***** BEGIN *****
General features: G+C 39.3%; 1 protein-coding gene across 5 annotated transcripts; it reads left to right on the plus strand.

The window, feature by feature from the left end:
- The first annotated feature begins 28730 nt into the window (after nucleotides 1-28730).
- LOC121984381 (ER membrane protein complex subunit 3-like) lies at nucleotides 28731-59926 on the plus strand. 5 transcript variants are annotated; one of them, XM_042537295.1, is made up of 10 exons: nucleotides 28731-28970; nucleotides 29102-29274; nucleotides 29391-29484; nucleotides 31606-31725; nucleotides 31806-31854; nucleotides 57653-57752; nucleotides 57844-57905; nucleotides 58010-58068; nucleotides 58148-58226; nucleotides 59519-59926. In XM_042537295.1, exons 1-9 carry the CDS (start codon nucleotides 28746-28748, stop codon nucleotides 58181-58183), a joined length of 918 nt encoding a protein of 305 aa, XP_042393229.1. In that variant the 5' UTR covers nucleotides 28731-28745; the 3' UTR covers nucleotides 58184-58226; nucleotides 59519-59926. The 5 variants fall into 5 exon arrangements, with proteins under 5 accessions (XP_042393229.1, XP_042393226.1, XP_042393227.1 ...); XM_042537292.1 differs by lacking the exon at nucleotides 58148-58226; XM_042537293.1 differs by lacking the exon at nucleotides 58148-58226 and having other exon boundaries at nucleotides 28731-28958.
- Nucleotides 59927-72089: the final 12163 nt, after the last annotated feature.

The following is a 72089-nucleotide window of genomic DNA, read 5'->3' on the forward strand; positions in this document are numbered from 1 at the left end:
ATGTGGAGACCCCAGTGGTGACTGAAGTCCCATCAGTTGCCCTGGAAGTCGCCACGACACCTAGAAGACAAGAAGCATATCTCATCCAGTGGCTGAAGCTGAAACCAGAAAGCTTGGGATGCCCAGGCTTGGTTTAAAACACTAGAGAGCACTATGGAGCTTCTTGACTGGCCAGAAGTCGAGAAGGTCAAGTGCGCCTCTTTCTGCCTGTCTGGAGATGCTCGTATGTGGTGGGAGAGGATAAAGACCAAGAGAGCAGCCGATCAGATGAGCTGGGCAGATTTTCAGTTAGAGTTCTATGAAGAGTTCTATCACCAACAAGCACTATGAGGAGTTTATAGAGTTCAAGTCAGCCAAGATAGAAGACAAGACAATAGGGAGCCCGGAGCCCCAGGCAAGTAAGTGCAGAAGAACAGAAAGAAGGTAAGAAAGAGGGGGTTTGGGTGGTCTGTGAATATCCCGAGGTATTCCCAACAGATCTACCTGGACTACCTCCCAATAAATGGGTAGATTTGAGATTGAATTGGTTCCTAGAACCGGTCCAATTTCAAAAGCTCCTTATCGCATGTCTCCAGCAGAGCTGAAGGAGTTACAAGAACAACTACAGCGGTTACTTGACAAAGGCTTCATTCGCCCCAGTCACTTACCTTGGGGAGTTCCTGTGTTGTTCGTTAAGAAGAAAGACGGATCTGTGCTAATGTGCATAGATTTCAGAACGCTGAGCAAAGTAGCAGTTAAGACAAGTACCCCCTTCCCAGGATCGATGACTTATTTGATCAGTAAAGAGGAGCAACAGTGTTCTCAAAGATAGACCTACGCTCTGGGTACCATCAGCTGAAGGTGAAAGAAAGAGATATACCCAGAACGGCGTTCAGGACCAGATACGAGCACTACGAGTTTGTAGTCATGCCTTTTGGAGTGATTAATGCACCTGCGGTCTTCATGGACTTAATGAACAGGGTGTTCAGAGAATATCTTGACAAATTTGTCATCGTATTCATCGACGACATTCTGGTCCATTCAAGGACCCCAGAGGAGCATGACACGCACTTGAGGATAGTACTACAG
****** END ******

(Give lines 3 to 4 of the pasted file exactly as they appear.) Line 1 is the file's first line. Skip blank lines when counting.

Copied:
- The first annotated feature begins 28730 nt into the window (after nucleotides 1-28730).
- LOC121984381 (ER membrane protein complex subunit 3-like) lies at nucleotides 28731-59926 on the plus strand. 5 transcript variants are annotated; one of them, XM_042537295.1, is made up of 10 exons: nucleotides 28731-28970; nucleotides 29102-29274; nucleotides 29391-29484; nucleotides 31606-31725; nucleotides 31806-31854; nucleotides 57653-57752; nucleotides 57844-57905; nucleotides 58010-58068; nucleotides 58148-58226; nucleotides 59519-59926. In XM_042537295.1, exons 1-9 carry the CDS (start codon nucleotides 28746-28748, stop codon nucleotides 58181-58183), a joined length of 918 nt encoding a protein of 305 aa, XP_042393229.1. In that variant the 5' UTR covers nucleotides 28731-28745; the 3' UTR covers nucleotides 58184-58226; nucleotides 59519-59926. The 5 variants fall into 5 exon arrangements, with proteins under 5 accessions (XP_042393229.1, XP_042393226.1, XP_042393227.1 ...); XM_042537292.1 differs by lacking the exon at nucleotides 58148-58226; XM_042537293.1 differs by lacking the exon at nucleotides 58148-58226 and having other exon boundaries at nucleotides 28731-28958.